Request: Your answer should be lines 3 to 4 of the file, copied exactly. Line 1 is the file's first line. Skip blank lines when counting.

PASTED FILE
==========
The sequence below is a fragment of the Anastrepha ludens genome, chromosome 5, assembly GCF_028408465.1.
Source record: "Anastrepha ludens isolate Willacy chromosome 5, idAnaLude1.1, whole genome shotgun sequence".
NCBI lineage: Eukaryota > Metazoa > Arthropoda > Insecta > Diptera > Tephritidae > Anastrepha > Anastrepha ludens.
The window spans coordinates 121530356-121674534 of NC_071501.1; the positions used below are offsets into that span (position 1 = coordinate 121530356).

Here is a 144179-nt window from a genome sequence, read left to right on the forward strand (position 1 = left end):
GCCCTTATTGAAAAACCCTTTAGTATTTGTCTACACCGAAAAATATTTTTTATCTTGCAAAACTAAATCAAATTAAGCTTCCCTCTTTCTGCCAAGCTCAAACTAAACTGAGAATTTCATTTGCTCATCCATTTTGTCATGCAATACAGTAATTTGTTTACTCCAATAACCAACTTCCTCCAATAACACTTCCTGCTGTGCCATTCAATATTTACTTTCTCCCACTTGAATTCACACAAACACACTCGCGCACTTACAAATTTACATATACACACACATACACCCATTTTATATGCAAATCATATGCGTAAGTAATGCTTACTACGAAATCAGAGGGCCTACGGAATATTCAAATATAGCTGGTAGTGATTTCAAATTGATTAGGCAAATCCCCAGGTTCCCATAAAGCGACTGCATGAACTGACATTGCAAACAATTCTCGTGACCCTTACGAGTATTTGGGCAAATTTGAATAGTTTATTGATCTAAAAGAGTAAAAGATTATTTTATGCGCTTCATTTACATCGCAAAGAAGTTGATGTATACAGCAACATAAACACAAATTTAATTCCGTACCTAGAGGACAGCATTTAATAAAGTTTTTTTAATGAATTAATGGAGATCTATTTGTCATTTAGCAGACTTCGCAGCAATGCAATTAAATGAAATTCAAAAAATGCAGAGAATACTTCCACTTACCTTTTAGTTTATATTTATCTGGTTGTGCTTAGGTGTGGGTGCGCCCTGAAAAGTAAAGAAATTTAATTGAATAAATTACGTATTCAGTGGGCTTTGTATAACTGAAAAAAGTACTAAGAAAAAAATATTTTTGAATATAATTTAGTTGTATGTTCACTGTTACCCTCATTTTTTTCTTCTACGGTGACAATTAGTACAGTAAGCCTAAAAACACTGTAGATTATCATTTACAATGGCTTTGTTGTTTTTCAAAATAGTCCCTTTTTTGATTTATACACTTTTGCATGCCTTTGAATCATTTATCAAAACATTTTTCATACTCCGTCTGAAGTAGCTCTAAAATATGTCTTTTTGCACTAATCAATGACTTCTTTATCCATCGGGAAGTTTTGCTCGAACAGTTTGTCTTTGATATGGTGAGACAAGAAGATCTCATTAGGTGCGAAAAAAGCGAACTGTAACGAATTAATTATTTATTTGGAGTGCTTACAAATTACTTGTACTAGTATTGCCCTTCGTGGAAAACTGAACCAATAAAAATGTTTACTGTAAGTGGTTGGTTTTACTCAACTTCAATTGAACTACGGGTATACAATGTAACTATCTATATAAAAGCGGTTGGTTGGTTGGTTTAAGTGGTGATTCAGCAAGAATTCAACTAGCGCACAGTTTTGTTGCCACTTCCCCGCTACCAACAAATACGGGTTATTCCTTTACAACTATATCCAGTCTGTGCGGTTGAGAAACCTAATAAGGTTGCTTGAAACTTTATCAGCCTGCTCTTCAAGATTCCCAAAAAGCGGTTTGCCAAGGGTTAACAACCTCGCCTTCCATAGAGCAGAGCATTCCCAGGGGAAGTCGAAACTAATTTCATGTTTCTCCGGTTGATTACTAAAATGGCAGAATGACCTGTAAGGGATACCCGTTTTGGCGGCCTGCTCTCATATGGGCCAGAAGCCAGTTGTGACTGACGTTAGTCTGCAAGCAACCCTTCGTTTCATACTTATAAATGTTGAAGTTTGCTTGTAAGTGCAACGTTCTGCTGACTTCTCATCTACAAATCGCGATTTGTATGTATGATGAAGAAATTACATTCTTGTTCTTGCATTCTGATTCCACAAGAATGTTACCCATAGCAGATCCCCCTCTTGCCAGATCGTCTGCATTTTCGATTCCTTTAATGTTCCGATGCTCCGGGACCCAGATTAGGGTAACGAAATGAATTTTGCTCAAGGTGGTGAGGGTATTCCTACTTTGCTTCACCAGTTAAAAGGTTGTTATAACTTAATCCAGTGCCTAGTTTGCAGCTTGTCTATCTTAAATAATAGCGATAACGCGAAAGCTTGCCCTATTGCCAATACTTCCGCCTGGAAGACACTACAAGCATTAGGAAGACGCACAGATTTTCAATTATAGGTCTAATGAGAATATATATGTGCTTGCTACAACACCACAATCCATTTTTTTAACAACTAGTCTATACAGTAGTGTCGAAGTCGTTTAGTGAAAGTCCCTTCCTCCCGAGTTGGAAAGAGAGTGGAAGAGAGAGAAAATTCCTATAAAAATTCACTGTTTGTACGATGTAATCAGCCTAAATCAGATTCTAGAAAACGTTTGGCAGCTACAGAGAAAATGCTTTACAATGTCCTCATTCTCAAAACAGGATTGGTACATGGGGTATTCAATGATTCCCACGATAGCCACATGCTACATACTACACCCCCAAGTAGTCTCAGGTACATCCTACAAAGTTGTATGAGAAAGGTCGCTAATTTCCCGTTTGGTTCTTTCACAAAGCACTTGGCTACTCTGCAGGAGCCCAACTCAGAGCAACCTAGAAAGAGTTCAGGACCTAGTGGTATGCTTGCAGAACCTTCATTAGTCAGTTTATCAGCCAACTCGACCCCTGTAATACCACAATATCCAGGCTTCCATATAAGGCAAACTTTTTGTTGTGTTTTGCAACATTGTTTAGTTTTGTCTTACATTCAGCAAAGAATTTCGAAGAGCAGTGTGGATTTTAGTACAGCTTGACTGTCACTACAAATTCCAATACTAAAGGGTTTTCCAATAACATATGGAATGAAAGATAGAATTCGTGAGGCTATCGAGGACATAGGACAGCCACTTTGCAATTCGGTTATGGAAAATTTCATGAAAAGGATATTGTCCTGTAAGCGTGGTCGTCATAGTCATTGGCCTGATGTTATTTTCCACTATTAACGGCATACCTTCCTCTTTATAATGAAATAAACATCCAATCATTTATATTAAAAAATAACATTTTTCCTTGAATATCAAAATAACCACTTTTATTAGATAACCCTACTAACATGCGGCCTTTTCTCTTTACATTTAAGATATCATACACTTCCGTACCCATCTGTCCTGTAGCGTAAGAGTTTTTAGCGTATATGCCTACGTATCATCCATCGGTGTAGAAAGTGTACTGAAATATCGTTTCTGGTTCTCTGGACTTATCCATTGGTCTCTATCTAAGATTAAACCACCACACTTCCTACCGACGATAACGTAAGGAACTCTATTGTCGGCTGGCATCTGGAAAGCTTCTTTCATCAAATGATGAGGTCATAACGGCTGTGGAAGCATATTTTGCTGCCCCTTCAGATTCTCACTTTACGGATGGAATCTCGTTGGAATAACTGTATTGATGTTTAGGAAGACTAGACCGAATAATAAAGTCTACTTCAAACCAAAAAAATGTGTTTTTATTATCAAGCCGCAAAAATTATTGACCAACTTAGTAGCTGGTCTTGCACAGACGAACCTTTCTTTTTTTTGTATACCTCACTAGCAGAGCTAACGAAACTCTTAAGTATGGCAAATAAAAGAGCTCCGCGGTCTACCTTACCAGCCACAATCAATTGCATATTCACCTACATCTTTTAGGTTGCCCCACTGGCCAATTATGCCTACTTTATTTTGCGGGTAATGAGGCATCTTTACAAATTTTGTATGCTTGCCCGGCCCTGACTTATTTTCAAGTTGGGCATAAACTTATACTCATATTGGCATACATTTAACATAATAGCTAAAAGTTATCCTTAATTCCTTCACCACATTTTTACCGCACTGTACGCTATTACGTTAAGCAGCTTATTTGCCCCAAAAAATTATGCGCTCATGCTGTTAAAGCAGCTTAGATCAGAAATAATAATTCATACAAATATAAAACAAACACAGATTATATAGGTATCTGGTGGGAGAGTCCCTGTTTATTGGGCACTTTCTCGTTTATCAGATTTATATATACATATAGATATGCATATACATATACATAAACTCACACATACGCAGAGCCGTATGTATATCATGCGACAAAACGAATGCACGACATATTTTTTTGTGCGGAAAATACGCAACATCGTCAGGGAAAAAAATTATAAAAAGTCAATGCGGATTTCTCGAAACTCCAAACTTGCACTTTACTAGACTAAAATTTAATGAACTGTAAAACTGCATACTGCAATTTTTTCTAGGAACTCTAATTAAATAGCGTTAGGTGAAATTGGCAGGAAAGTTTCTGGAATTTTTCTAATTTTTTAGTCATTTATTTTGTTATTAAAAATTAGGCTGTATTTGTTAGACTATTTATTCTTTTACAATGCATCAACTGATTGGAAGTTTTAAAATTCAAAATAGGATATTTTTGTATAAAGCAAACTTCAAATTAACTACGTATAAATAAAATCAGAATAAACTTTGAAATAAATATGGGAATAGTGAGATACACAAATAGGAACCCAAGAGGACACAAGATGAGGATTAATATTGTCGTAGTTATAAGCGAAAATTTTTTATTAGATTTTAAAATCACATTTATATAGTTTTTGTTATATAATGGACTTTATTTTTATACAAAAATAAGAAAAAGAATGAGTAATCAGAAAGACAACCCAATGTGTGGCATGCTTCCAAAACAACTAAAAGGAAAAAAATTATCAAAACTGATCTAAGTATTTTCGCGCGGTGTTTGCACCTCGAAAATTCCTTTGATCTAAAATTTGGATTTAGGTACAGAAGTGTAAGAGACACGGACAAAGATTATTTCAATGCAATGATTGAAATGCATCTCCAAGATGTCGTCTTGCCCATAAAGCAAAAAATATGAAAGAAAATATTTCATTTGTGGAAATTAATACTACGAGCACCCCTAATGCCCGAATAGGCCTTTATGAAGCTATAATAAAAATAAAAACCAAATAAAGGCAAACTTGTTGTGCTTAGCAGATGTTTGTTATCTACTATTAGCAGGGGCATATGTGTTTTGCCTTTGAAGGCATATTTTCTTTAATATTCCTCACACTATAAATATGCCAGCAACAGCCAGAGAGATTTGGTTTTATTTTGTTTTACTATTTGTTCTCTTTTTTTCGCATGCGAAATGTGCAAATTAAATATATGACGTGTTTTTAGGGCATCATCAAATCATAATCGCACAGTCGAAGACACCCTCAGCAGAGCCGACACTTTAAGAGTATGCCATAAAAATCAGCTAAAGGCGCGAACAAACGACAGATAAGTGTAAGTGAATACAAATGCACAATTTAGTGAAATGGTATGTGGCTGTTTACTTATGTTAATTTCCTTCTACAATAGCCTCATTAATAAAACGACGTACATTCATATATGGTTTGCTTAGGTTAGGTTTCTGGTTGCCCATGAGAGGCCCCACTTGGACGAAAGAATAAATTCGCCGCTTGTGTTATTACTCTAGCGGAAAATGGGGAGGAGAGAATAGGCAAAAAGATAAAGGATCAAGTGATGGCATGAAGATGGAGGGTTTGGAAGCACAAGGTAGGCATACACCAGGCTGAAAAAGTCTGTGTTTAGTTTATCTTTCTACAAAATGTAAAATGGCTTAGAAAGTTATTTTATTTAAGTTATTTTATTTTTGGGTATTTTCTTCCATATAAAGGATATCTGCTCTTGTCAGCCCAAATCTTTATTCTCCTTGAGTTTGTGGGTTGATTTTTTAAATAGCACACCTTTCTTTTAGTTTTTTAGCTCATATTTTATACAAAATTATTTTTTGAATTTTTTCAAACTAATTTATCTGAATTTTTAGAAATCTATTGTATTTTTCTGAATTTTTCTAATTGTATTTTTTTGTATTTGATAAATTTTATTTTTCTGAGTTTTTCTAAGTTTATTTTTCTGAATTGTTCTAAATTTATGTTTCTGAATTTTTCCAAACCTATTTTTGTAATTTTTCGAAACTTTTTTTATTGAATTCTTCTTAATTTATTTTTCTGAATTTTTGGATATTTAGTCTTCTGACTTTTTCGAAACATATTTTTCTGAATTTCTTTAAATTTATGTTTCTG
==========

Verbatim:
NCBI lineage: Eukaryota > Metazoa > Arthropoda > Insecta > Diptera > Tephritidae > Anastrepha > Anastrepha ludens.
The window spans coordinates 121530356-121674534 of NC_071501.1; the positions used below are offsets into that span (position 1 = coordinate 121530356).